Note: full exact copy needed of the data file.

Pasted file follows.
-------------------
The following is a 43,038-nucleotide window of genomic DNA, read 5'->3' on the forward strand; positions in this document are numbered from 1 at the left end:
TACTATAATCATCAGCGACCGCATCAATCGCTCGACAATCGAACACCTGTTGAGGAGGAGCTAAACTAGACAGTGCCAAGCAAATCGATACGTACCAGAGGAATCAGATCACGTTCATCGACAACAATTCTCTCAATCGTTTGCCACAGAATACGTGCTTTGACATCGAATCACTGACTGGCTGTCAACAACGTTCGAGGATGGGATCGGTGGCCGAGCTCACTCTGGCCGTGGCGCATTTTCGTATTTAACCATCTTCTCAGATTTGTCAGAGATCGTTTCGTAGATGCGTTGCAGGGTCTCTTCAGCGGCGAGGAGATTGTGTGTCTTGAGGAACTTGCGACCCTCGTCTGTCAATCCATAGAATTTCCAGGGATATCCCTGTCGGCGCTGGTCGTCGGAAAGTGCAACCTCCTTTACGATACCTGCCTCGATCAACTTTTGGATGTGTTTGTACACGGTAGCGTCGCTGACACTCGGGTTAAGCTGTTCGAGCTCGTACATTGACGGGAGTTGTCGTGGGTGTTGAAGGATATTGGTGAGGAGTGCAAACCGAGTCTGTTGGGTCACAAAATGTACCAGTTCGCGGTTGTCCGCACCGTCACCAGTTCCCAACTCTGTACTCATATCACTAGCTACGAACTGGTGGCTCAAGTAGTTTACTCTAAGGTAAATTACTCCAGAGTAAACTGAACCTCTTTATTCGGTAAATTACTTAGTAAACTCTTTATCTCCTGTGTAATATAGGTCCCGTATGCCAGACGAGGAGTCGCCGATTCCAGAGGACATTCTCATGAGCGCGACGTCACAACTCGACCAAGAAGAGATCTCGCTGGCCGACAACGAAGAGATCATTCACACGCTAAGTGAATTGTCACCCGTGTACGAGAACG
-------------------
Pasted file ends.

The following is a 43,038-nucleotide window of genomic DNA, read 5'->3' on the forward strand; positions in this document are numbered from 1 at the left end:
TACTATAATCATCAGCGACCGCATCAATCGCTCGACAATCGAACACCTGTTGAGGAGGAGCTAAACTAGACAGTGCCAAGCAAATCGATACGTACCAGAGGAATCAGATCACGTTCATCGACAACAATTCTCTCAATCGTTTGCCACAGAATACGTGCTTTGACATCGAATCACTGACTGGCTGTCAACAACGTTCGAGGATGGGATCGGTGGCCGAGCTCACTCTGGCCGTGGCGCATTTTCGTATTTAACCATCTTCTCAGATTTGTCAGAGATCGTTTCGTAGATGCGTTGCAGGGTCTCTTCAGCGGCGAGGAGATTGTGTGTCTTGAGGAACTTGCGACCCTCGTCTGTCAATCCATAGAATTTCCAGGGATATCCCTGTCGGCGCTGGTCGTCGGAAAGTGCAACCTCCTTTACGATACCTGCCTCGATCAACTTTTGGATGTGTTTGTACACGGTAGCGTCGCTGACACTCGGGTTAAGCTGTTCGAGCTCGTACATTGACGGGAGTTGTCGTGGGTGTTGAAGGATATTGGTGAGGAGTGCAAACCGAGTCTGTTGGGTCACAAAATGTACCAGTTCGCGGTTGTCCGCACCGTCACCAGTTCCCAACTCTGTACTCATATCACTAGCTACGAACTGGTGGCTCAAGTAGTTTACTCTAAGGTAAATTACTCCAGAGTAAACTGAACCTCTTTATTCGGTAAATTACTTAGTAAACTCTTTATCTCCTGTGTAATATAGGTCCCGTATGCCAGACGAGGAGTCGCCGATTCCAGAGGACATTCTCATGAGCGCGACGTCACAACTCGACCAAGAAGAGATCTCGCTGGCCGACAACGAAGAGATCATTCACACGCTAAGTGAATTGTCACCCGTGTACGAGAACG